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About 5.9 million new Mozambican voters registered in this year’s voter registration which ran from 15 April to 30 May.
Speaking at a Maputo press conference on Wednesday, the General Director of the Electoral Administration Technical Secretariat (STAE), Felisberto Naife, said the exact number of new registrations in the 46 day period was 5,895,901 – which was 80.31 per cent of the target figure of 7.34 million.
The highest registration was from the southern province of Gaza, which hit 103.23 per cent of its target. It was followed by Cabo Delgado, in the far north, which, despite the islamist insurgency in parts of the province, and cyclone Kenneth, which struck the Cabo Delgado coast on 25 April, managed to reach 98.15 per cent of its target. Not far behind was the central province of Zambezia, on 97.73 per cent.
The poorest result came from the northern province of Niassa, which only reached 59.77 per cent of its target. At least Niassa has the excuse of being a mainly rural, sparsely populated province. No such excuses can explain the poor results in the most highly urbanised parts of the country, Maputo province and city, which reached respectively 63.98 and 66.97 per cent of their targets.
The figures look better when the registration from last year, ahead of the municipal elections of October 2018, is added. In 2018, 6,824,582 voters registered. Thus total registration from the two years was 12,720,483 – which is 89.79 per cent of the estimated potential electorate of 14.17 million. The rankings of the provinces are much the same, with Gaza reaching 101.62 per cent of its potential electorate, followed by Cabo Delgado (98.99 per cent) and Zambezia (98.76 per cent), with Niassa bringing up the rear (77.32 per cent).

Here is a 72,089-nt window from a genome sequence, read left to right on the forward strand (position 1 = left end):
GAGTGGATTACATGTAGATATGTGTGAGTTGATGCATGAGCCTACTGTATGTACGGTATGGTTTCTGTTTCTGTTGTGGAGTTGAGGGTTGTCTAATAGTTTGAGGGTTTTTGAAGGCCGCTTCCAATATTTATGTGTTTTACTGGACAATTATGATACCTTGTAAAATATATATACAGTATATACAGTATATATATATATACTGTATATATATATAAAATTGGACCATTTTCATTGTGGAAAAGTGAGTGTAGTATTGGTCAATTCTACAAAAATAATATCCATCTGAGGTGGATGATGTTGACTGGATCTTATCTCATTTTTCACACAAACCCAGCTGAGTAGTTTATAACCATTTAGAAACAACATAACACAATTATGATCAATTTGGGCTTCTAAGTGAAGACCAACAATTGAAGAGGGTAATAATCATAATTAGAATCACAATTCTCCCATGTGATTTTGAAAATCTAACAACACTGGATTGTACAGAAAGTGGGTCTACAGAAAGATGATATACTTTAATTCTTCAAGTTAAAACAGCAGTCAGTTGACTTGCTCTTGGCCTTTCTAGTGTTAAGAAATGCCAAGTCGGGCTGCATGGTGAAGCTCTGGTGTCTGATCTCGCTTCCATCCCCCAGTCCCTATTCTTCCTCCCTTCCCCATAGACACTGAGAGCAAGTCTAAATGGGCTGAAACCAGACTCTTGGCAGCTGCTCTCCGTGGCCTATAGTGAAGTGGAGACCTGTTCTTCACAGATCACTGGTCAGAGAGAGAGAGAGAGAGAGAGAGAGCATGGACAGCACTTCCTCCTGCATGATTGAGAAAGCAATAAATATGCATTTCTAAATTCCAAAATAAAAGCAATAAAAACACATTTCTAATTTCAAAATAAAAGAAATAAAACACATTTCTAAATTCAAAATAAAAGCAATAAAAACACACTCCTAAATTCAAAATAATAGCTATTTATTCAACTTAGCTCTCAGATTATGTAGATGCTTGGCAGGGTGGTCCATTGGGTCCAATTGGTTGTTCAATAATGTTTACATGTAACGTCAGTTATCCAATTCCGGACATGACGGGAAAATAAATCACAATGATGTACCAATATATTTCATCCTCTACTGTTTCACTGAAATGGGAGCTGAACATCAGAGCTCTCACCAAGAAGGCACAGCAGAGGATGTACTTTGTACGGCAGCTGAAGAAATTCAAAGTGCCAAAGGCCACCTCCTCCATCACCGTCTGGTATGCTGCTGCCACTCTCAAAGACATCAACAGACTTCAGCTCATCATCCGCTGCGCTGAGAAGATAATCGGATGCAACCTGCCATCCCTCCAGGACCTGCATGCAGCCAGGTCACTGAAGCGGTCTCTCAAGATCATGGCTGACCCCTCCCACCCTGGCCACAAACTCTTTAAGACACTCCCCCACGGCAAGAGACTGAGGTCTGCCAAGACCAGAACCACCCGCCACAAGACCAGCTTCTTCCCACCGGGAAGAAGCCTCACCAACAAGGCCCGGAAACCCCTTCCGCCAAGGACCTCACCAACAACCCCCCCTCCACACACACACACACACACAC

Naife said that, despite all the criticisms made of STAE, the 2018-19 registration is the second best in the country’s history. It was only beaten by the 2009 registration, which reached 90.36 per cent of that year’s potential electorate.
For comparison, the 2013-14 registration reached 89.11 per cent of the potential electorate, and the figure in 1999 was only 85.86 per cent.
Asked about the reports that in the last week of the registration dozens of posts in the northern city of Nampula were not open, Naife admitted there had been “poor performance” by the Nampula delegation of STAE.
The electoral registers went on display at the registration posts from Saturday to Tuesday. Naife said this stage in the election preparations went off without incident, but only a small number of voters bothered to check whether their names had been correctly entered into the registers.
All the data from the registration posts will now be entered into the STAE central computers, to provide a definitive voters’ roll. At this stage, Naife said, any attempt by voters to register more than once will be detected and weeded out.
The final result from the April-May registration by province was as follows (percentages in brackets):
Niassa 284,824 (59.77)
Cabo Delgado 632,132 (98.15)
Nampula 1,228,976 (72.2)
Zambezia 1,118,625 (97.73)
Tete 553,081 (70.42)
Manica 394,004 (87.09)
Sofala 383,591 (73.49)
Inhambane 344,164 (72)
Gaza 593,601 (103.23)
Maputo province 282,105 (63.98)
Maputo city 80,798 (66.97)
Total 5,895,901 (80.31)
Registration of voters in the diaspora was much higher than STAE had initially expected. There are nine countries where the Mozambican community is deemed large enough to make it worthwhile holding elections, and voters in these countries elect two members to the Mozambican parliament, the Assembly of the Republic.
STAE estimated the total potential electorate in the diaspora at 117,198, but Naife said that 214,647 had registered (183.15 per cent of the target).
Most of this is due to South Africa, the country with the largest number of Mozambican migrants. STAE estimated the Mozambican electorate in South Africa at 65,536, but more than twice that number – 147.730 – registered, which was 225.42 per cent of the target. Other Mozambican communities which reached more than 100 per cent of the STAE target were in Zimbabwe, Malawi, Tanzania and Portugal. The communities in the other four countries –Eswatini, Zambia, Kenya and Germany – fell short of the target.Source: AIM
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